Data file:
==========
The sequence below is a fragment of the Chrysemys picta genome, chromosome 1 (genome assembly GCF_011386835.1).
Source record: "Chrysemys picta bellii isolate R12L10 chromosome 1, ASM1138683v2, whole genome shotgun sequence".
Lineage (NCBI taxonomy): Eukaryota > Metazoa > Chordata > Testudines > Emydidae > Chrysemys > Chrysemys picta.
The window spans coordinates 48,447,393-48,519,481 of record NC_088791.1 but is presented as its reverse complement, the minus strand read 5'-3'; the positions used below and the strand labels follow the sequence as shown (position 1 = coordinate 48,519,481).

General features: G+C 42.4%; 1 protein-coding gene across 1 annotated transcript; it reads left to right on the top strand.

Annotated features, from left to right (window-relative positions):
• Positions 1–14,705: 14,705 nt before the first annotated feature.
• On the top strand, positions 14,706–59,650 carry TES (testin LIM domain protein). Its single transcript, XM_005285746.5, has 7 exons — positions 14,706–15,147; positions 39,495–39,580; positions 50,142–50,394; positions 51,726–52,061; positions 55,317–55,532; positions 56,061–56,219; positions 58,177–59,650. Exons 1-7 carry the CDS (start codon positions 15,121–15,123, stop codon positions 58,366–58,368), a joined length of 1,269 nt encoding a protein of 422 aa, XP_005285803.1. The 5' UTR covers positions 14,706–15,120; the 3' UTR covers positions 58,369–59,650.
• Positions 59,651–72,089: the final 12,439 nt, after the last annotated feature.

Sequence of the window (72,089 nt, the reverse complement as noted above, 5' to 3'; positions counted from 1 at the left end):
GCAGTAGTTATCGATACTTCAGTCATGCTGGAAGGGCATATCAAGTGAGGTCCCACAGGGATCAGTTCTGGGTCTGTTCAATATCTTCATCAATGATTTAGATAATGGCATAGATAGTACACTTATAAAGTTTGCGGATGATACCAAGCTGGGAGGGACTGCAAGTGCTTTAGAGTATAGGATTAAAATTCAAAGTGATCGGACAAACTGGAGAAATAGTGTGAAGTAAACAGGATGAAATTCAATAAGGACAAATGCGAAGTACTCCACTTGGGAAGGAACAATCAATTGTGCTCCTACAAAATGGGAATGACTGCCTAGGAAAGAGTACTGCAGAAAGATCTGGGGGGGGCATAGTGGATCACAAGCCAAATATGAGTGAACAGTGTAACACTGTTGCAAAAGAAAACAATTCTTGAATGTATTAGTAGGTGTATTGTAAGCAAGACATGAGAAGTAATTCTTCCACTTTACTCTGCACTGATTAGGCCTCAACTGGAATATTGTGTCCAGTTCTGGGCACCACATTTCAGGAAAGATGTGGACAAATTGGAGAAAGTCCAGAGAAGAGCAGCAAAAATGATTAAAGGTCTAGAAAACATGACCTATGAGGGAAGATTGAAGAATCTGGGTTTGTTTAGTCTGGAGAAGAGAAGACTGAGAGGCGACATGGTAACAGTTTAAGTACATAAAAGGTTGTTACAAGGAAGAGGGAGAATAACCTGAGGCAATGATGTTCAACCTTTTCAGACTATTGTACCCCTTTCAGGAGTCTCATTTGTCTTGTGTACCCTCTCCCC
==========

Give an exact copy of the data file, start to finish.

The sequence below is a fragment of the Chrysemys picta genome, chromosome 1 (genome assembly GCF_011386835.1).
Source record: "Chrysemys picta bellii isolate R12L10 chromosome 1, ASM1138683v2, whole genome shotgun sequence".
Lineage (NCBI taxonomy): Eukaryota > Metazoa > Chordata > Testudines > Emydidae > Chrysemys > Chrysemys picta.
The window spans coordinates 48,447,393-48,519,481 of record NC_088791.1 but is presented as its reverse complement, the minus strand read 5'-3'; the positions used below and the strand labels follow the sequence as shown (position 1 = coordinate 48,519,481).

General features: G+C 42.4%; 1 protein-coding gene across 1 annotated transcript; it reads left to right on the top strand.

Annotated features, from left to right (window-relative positions):
• Positions 1–14,705: 14,705 nt before the first annotated feature.
• On the top strand, positions 14,706–59,650 carry TES (testin LIM domain protein). Its single transcript, XM_005285746.5, has 7 exons — positions 14,706–15,147; positions 39,495–39,580; positions 50,142–50,394; positions 51,726–52,061; positions 55,317–55,532; positions 56,061–56,219; positions 58,177–59,650. Exons 1-7 carry the CDS (start codon positions 15,121–15,123, stop codon positions 58,366–58,368), a joined length of 1,269 nt encoding a protein of 422 aa, XP_005285803.1. The 5' UTR covers positions 14,706–15,120; the 3' UTR covers positions 58,369–59,650.
• Positions 59,651–72,089: the final 12,439 nt, after the last annotated feature.

Sequence of the window (72,089 nt, the reverse complement as noted above, 5' to 3'; positions counted from 1 at the left end):
GCAGTAGTTATCGATACTTCAGTCATGCTGGAAGGGCATATCAAGTGAGGTCCCACAGGGATCAGTTCTGGGTCTGTTCAATATCTTCATCAATGATTTAGATAATGGCATAGATAGTACACTTATAAAGTTTGCGGATGATACCAAGCTGGGAGGGACTGCAAGTGCTTTAGAGTATAGGATTAAAATTCAAAGTGATCGGACAAACTGGAGAAATAGTGTGAAGTAAACAGGATGAAATTCAATAAGGACAAATGCGAAGTACTCCACTTGGGAAGGAACAATCAATTGTGCTCCTACAAAATGGGAATGACTGCCTAGGAAAGAGTACTGCAGAAAGATCTGGGGGGGGCATAGTGGATCACAAGCCAAATATGAGTGAACAGTGTAACACTGTTGCAAAAGAAAACAATTCTTGAATGTATTAGTAGGTGTATTGTAAGCAAGACATGAGAAGTAATTCTTCCACTTTACTCTGCACTGATTAGGCCTCAACTGGAATATTGTGTCCAGTTCTGGGCACCACATTTCAGGAAAGATGTGGACAAATTGGAGAAAGTCCAGAGAAGAGCAGCAAAAATGATTAAAGGTCTAGAAAACATGACCTATGAGGGAAGATTGAAGAATCTGGGTTTGTTTAGTCTGGAGAAGAGAAGACTGAGAGGCGACATGGTAACAGTTTAAGTACATAAAAGGTTGTTACAAGGAAGAGGGAGAATAACCTGAGGCAATGATGTTCAACCTTTTCAGACTATTGTACCCCTTTCAGGAGTCTCATTTGTCTTGTGTACCCTCTCCCC